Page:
Kuwait Airways announced Monday an expanded $6 billion deal with Airbus for 31 planes, restructuring an agreement reached in 2014.
The deal comes after what the airline labelled occasionally "heated" negotiations following probes over allegations of kickbacks surrounding the initial order.
"We have managed to agree on a monumental restructuring that will position Kuwait Airways in a much stronger place to succeed for the next 15 years," company chairman Ali Al-Dukhan told a news conference.
The new agreement, which adds three new aircraft to the existing order of 28, includes nine Airbus A320neo, six A321neo, three A321neoLR, four A330-800neo, seven A330-900neo and two A350-900.
Al-Dukhan said the reshaped deal, aimed at giving the airline greater flexibility after the travel industry was rocked by the coronavirus pandemic, now carried a "total value of about $6 billion."
"Although corrections were made in 2018, the deal needed further corrections to suit Kuwait Airways' future, especially with the need to transition and become more flexible in a post-Covid aviation industry," he said.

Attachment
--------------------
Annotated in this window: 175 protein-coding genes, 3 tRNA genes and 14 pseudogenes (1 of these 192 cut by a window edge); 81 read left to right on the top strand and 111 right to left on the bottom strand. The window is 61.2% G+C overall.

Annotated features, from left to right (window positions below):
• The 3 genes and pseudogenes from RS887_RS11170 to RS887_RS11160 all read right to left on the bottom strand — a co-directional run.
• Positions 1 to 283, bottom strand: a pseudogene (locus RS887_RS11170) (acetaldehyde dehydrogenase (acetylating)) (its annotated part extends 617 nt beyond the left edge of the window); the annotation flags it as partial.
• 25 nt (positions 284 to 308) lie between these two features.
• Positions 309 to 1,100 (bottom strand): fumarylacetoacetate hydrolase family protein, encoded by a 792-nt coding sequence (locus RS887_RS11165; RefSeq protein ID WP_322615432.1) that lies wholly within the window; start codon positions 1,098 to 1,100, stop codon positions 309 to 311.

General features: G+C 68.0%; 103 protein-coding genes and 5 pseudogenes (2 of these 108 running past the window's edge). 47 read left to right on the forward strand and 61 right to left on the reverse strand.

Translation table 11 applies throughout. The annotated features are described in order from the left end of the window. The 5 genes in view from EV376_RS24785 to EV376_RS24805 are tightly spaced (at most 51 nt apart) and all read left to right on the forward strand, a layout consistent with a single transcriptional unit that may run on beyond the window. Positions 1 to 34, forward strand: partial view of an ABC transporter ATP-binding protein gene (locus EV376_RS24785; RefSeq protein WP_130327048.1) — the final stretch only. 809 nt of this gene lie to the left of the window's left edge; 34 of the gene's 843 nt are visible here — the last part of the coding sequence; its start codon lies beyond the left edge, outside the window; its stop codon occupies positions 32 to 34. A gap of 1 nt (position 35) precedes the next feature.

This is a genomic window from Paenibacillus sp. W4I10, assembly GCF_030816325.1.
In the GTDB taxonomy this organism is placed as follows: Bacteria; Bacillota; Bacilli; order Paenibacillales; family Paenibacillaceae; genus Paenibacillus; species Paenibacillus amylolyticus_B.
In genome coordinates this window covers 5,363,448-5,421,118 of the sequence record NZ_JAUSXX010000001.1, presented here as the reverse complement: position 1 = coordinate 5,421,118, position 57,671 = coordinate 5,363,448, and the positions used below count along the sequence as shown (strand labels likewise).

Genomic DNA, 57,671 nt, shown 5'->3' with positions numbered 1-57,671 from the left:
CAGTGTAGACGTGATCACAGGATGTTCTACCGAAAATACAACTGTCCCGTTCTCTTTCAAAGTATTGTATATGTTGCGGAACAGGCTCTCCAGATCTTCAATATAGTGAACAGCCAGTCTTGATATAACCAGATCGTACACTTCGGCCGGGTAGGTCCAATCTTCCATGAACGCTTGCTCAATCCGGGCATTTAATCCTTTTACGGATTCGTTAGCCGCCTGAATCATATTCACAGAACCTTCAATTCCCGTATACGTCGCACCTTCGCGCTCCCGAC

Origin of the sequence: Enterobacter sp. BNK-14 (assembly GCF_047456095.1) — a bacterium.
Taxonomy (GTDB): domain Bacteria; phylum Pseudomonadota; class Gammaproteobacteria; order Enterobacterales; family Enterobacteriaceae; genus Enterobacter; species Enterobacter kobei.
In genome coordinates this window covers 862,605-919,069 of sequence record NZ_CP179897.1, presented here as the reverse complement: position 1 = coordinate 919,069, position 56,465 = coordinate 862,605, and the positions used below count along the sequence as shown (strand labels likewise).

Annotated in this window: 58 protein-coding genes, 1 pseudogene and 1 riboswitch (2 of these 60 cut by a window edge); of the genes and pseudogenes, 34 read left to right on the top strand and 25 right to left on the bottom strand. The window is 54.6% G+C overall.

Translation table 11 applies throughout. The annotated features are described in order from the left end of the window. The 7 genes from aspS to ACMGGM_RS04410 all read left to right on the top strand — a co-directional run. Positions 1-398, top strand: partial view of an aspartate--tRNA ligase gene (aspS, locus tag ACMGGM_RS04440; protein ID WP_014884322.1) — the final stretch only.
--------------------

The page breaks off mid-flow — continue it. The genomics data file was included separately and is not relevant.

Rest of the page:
Kuwait Airways has so far received eight aircraft and "we expect two (more) before the end of the year," Dukhan told AFP. "Most of the aircraft will arrive by 2026."
"The agreement will give us more flexibility to expand to more destinations," he said, adding that the airline was aiming to grow from 57 to 100 direct destinations within the next two years.
- Record profits -
Negotiations took place against the backdrop of bribery allegations that cost Airbus billions of dollars in settlement fees in other countries in 2020.
"As we initiated the negotiations, we knew we were already the underdogs going in as 40 percent of the deal's value had already been paid and the delivery had started," Al-Dukhan said.
He added: "We entered four months of serious, professional negotiations, which did get heated at times, but always maintained respect and understanding of each other's wants and needs."
Kuwait Airways had initially ordered 15 Airbus A320neo and 10 A350 in 2014, with delivery beginning in 2019.
In February 2020, Kuwait's parliament opened a fact-finding panel to probe allegations of kickbacks, after Airbus paid huge fines to settle bribery cases in French, British and American courts.
Under the settlement, Airbus agreed to pay 3.6 billion euros ($4.1 billion) in fines to settle corruption probes into some of its aircraft sales.
Last week, the European giant announced record profits of 4.2 billion euros ($4.8 billion) in 2021, after two straight years of losses during the pandemic.
Deliveries of aircraft rose eight percent to 611 planes, Airbus said in an earnings statement.
Copyright 2022, Agence France-Presse